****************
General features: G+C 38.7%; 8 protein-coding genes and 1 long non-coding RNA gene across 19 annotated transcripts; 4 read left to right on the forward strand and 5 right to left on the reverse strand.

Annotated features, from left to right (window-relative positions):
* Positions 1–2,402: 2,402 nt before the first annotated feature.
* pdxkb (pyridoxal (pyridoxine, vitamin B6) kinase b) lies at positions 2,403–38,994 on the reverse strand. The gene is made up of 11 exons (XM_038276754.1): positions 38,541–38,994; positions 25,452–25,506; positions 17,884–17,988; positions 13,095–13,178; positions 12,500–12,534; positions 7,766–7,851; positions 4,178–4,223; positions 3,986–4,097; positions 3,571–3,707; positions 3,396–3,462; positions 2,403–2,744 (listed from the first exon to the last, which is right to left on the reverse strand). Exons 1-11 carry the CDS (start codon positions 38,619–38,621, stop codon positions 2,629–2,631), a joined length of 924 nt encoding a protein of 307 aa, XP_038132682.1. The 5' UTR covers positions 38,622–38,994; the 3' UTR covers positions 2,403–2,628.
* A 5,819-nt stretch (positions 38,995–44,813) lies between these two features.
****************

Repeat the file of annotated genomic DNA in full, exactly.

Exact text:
General features: G+C 38.7%; 8 protein-coding genes and 1 long non-coding RNA gene across 19 annotated transcripts; 4 read left to right on the forward strand and 5 right to left on the reverse strand.

Annotated features, from left to right (window-relative positions):
* Positions 1–2,402: 2,402 nt before the first annotated feature.
* pdxkb (pyridoxal (pyridoxine, vitamin B6) kinase b) lies at positions 2,403–38,994 on the reverse strand. The gene is made up of 11 exons (XM_038276754.1): positions 38,541–38,994; positions 25,452–25,506; positions 17,884–17,988; positions 13,095–13,178; positions 12,500–12,534; positions 7,766–7,851; positions 4,178–4,223; positions 3,986–4,097; positions 3,571–3,707; positions 3,396–3,462; positions 2,403–2,744 (listed from the first exon to the last, which is right to left on the reverse strand). Exons 1-11 carry the CDS (start codon positions 38,619–38,621, stop codon positions 2,629–2,631), a joined length of 924 nt encoding a protein of 307 aa, XP_038132682.1. The 5' UTR covers positions 38,622–38,994; the 3' UTR covers positions 2,403–2,628.
* A 5,819-nt stretch (positions 38,995–44,813) lies between these two features.